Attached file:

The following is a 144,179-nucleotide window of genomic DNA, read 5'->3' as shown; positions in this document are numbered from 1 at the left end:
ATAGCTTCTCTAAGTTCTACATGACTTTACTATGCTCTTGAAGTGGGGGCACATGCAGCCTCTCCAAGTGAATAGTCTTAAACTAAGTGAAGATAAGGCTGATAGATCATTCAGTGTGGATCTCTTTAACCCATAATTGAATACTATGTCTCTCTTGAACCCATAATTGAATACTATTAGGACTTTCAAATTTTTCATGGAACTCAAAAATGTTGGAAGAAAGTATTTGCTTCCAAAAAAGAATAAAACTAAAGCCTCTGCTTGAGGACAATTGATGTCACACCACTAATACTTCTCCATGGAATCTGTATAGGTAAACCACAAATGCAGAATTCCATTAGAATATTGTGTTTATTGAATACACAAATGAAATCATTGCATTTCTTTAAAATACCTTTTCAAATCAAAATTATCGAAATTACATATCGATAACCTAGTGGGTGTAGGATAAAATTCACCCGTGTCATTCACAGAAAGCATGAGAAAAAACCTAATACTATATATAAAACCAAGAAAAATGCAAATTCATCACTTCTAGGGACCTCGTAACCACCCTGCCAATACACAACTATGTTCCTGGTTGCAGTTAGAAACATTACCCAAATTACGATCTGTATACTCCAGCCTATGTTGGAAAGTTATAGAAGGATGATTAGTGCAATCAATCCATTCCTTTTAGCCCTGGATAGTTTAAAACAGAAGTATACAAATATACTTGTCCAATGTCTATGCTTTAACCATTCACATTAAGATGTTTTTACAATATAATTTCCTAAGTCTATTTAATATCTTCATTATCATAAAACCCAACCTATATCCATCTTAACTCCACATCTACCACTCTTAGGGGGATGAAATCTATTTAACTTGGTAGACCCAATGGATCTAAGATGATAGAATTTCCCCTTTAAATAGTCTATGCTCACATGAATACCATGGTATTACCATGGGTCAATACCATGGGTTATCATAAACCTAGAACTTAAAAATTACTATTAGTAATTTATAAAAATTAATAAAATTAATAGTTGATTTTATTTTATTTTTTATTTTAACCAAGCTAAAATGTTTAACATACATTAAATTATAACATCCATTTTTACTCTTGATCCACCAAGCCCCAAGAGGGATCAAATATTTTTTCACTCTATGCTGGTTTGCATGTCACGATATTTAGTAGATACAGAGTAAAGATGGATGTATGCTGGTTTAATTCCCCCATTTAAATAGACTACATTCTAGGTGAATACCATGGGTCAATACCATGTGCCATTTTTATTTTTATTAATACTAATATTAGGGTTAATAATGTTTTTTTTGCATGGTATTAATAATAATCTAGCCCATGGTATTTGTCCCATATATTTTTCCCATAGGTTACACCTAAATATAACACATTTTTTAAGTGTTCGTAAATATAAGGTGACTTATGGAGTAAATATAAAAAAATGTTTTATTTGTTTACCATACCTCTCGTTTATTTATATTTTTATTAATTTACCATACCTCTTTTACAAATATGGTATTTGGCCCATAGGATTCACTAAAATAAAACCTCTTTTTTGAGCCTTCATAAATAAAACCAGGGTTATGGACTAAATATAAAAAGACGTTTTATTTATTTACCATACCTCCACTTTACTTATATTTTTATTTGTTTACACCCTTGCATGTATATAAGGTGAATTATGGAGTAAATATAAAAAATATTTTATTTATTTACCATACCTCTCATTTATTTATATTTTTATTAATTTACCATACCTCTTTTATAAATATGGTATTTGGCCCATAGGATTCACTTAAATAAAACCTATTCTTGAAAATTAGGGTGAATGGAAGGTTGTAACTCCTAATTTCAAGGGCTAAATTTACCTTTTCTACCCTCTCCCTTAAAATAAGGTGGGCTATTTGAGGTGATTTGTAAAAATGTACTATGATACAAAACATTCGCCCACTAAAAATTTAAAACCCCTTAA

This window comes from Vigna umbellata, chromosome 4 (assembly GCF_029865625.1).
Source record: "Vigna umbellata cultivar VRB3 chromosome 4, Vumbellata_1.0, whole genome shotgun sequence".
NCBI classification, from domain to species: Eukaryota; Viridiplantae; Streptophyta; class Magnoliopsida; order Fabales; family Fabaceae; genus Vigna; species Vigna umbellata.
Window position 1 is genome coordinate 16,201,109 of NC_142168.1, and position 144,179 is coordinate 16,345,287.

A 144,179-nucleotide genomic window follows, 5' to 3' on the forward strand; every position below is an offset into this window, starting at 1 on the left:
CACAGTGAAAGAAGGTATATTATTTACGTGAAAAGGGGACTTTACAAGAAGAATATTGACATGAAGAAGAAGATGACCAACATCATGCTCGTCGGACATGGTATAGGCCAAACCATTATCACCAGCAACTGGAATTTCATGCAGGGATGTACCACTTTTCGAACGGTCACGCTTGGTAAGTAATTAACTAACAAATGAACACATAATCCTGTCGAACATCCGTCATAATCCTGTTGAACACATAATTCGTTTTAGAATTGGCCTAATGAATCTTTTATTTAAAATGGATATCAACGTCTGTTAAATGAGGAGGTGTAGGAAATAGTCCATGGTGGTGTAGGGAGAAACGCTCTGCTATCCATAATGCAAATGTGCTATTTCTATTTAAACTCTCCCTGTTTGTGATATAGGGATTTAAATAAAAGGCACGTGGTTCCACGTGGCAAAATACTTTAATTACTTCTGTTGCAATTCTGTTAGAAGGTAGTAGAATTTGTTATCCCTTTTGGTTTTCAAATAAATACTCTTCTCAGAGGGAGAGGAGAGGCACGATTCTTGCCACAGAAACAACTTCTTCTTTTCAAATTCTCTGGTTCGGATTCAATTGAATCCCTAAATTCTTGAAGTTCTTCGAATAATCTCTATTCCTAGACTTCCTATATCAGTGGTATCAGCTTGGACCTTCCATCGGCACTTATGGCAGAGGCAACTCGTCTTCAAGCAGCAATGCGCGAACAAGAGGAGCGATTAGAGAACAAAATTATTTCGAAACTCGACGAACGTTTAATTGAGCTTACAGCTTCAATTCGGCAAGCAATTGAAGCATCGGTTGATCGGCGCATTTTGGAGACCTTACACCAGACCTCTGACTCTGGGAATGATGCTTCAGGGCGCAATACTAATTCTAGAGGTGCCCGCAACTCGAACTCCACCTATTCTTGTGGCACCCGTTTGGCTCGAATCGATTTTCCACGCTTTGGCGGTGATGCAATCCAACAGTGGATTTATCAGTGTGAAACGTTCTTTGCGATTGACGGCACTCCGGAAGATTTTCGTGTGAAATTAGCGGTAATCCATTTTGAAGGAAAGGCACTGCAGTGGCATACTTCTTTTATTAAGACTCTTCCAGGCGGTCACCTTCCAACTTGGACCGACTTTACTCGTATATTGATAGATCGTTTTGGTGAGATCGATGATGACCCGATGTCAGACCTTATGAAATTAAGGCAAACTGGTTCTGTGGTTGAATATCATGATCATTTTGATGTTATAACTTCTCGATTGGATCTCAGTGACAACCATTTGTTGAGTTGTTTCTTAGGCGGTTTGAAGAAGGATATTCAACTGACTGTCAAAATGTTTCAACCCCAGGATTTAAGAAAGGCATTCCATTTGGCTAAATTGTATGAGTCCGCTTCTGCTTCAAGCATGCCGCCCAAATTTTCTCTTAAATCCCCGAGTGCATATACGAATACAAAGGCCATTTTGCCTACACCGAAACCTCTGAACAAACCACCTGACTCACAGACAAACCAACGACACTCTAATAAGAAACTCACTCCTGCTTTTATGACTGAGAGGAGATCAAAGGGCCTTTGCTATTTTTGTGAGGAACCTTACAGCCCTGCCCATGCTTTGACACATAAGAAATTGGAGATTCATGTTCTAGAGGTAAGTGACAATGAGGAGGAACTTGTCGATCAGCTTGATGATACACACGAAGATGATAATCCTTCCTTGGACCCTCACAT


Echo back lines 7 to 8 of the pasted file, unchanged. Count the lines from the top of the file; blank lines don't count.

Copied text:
A 144,179-nucleotide genomic window follows, 5' to 3' on the forward strand; every position below is an offset into this window, starting at 1 on the left:
CACAGTGAAAGAAGGTATATTATTTACGTGAAAAGGGGACTTTACAAGAAGAATATTGACATGAAGAAGAAGATGACCAACATCATGCTCGTCGGACATGGTATAGGCCAAACCATTATCACCAGCAACTGGAATTTCATGCAGGGATGTACCACTTTTCGAACGGTCACGCTTGGTAAGTAATTAACTAACAAATGAACACATAATCCTGTCGAACATCCGTCATAATCCTGTTGAACACATAATTCGTTTTAGAATTGGCCTAATGAATCTTTTATTTAAAATGGATATCAACGTCTGTTAAATGAGGAGGTGTAGGAAATAGTCCATGGTGGTGTAGGGAGAAACGCTCTGCTATCCATAATGCAAATGTGCTATTTCTATTTAAACTCTCCCTGTTTGTGATATAGGGATTTAAATAAAAGGCACGTGGTTCCACGTGGCAAAATACTTTAATTACTTCTGTTGCAATTCTGTTAGAAGGTAGTAGAATTTGTTATCCCTTTTGGTTTTCAAATAAATACTCTTCTCAGAGGGAGAGGAGAGGCACGATTCTTGCCACAGAAACAACTTCTTCTTTTCAAATTCTCTGGTTCGGATTCAATTGAATCCCTAAATTCTTGAAGTTCTTCGAATAATCTCTATTCCTAGACTTCCTATATCAGTGGTATCAGCTTGGACCTTCCATCGGCACTTATGGCAGAGGCAACTCGTCTTCAAGCAGCAATGCGCGAACAAGAGGAGCGATTAGAGAACAAAATTATTTCGAAACTCGACGAACGTTTAATTGAGCTTACAGCTTCAATTCGGCAAGCAATTGAAGCATCGGTTGATCGGCGCATTTTGGAGACCTTACACCAGACCTCTGACTCTGGGAATGATGCTTCAGGGCGCAATACTAATTCTAGAGGTGCCCGCAACTCGAACTCCACCTATTCTTGTGGCACCCGTTTGGCTCGAATCGATTTTCCACGCTTTGGCGGTGATGCAATCCAACAGTGGATTTATCAGTGTGAAACGTTCTTTGCGATTGACGGCACTCCGGAAGATTTTCGTGTGAAATTAGCGGTAATCCATTTTGAAGGAAAGGCACTGCAGTGGCATACTTCTTTTATTAAGACTCTTCCAGGCGGTCACCTTCCAACTTGGACCGACTTTACTCGTATATTGATAGATCGTTTTGGTGAGATCGATGATGACCCGATGTCAGACCTTATGAAATTAAGGCAAACTGGTTCTGTGGTTGAATATCATGATCATTTTGATGTTATAACTTCTCGATTGGATCTCAGTGACAACCATTTGTTGAGTTGTTTCTTAGGCGGTTTGAAGAAGGATATTCAACTGACTGTCAAAATGTTTCAACCCCAGGATTTAAGAAAGGCATTCCATTTGGCTAAATTGTATGAGTCCGCTTCTGCTTCAAGCATGCCGCCCAAATTTTCTCTTAAATCCCCGAGTGCATATACGAATACAAAGGCCATTTTGCCTACACCGAAACCTCTGAACAAACCACCTGACTCACAGACAAACCAACGACACTCTAATAAGAAACTCACTCCTGCTTTTATGACTGAGAGGAGATCAAAGGGCCTTTGCTATTTTTGTGAGGAACCTTACAGCCCTGCCCATGCTTTGACACATAAGAAATTGGAGATTCATGTTCTAGAGGTAAGTGACAATGAGGAGGAACTTGTCGATCAGCTTGATGATACACACGAAGATGATAATCCTTCCTTGGACCCTCACAT